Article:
Lancaster University

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Instant Feedback For Students

01/24/2008 12:01:45

Students using the Radio Frequency Personal Response System in a lecture
Students using the Radio Frequency Personal Response System in a lecture

Students at Lancaster University Management School will be able to receive instant feedback in lectures with the help of technology similar to that used in the TV Programme “Who Wants To Be A Millionaire?”

The £15,000 Radio Frequency Personal Response System (PRS) is used to test students’ understanding through a series of questions. These questions may take a number of formats; true/false, multiple choice, numerical or ordering of answers - as used on the Ask the Audience part of the television programme ‘Who Wants to Be a Millionaire?’

Each student is provided with a handset with which they register their vote for the correct answer. The amount of time given to answer questions may be adjusted depending on the type of question being asked. When the students have answered questions, a chart summary of voting will appear on screen, providing instantaneous feedback on the students’ understanding of course material.

Dr Wendy Beekes and Dr Caroline Elliott of Lancaster University Management School have received funding from LUMS IT Committee and the Friends Programme to implement the system in the Management School.

Dr Beekes, who has used the system with her Accounting and Finance undergraduate classes, said: “The PRS can be used to check students’ understanding in an informal way by using the system anonymously. This can be especially useful when the lecturer needs to check that the class fully understands the important concepts. Alternatively the system can be used in named mode, whereby all of the students identify themselves by entering their library card number in the handset at the start of the session. This enables responses to be tracked to individual students for use in grading their responses.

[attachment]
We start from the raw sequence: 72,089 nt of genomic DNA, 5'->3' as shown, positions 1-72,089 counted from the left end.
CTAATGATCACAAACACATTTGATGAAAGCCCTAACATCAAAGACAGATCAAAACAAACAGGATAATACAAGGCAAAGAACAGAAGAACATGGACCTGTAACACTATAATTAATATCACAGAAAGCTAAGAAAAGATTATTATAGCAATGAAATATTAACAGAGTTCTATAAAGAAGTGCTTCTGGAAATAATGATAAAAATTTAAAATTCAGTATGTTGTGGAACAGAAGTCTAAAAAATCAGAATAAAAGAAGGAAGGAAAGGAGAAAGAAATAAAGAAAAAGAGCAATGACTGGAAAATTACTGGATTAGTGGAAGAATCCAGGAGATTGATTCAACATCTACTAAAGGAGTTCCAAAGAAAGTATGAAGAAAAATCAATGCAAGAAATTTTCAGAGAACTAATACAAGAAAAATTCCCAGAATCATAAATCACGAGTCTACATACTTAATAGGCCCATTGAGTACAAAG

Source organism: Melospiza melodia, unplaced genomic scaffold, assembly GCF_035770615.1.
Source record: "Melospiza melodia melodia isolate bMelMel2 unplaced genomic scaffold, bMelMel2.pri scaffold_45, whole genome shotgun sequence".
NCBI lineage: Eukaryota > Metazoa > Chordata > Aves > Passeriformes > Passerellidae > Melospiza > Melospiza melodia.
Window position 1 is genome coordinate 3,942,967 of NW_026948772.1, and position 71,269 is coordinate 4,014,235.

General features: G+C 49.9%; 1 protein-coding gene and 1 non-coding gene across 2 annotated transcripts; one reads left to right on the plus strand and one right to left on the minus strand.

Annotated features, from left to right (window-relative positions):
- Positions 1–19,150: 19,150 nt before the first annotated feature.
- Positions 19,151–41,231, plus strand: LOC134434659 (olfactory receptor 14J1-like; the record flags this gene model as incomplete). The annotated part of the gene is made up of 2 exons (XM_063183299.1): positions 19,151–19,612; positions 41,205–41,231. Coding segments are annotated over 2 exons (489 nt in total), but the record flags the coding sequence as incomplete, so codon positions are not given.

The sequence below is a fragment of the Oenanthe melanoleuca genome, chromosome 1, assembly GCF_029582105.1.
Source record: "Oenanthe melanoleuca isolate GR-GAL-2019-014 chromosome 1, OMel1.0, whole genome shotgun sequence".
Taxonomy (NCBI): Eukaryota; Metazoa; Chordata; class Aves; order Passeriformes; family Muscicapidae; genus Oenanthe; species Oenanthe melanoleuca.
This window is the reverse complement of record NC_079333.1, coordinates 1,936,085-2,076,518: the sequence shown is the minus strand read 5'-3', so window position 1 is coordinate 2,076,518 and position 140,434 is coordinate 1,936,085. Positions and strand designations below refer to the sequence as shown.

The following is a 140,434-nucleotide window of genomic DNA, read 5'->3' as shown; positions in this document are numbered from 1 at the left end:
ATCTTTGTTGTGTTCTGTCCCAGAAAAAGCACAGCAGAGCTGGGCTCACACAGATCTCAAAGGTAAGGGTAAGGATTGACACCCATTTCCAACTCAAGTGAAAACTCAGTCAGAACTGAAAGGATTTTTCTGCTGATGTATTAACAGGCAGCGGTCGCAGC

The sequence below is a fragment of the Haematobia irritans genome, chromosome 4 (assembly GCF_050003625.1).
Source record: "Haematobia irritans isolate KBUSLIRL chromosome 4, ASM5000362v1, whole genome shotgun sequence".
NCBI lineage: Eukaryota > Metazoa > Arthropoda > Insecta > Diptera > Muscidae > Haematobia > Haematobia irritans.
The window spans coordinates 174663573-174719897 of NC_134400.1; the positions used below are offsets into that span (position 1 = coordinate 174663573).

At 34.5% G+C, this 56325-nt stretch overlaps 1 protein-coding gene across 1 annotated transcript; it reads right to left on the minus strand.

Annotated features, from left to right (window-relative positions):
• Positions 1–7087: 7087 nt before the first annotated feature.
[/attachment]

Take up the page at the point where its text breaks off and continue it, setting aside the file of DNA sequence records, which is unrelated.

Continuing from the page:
“The key advantage of this system is that it provides quick feedback to students on their understanding during class time.”

The set up time for the Radio Frequency PRS is minimal since the handsets are radio frequency, and so all responses are collected wirelessly by the computer.

Dr Beekes said: “I believe that the use of this system is an easy way of increasing the timeliness of feedback to students. The PRS system is fun to use and provides a basis to motivate students to engage with the material during class time.

“In addition, the system is flexible enough to use in a testing mode and provide detailed individual results and feedback immediately following the session. After the test has taken place, a click of a button marks the responses given by students according to the marking criteria set in the system by the lecturer. The system also produces reports which provide an overall average by student and also detailed information showing how the students answered the questions posed. This can easily be uploaded to the course web-site and provides almost instantaneous feedback on the test. Students’ are able to review how they answered a particular question and the correct answer at the same time, which reinforces learning from class tests. In addition, students are able to benchmark their own performance with that of the overall class since an overall class summary of voting is provided. The use of the PRS in this way facilitates active learning from the tests and enables students to quickly identify areas they are finding difficult.”

Dr Beekes and Dr Elliott hope that other colleagues in the Management School will be keen to try out this useful and fun teaching resource in their classes in the coming months.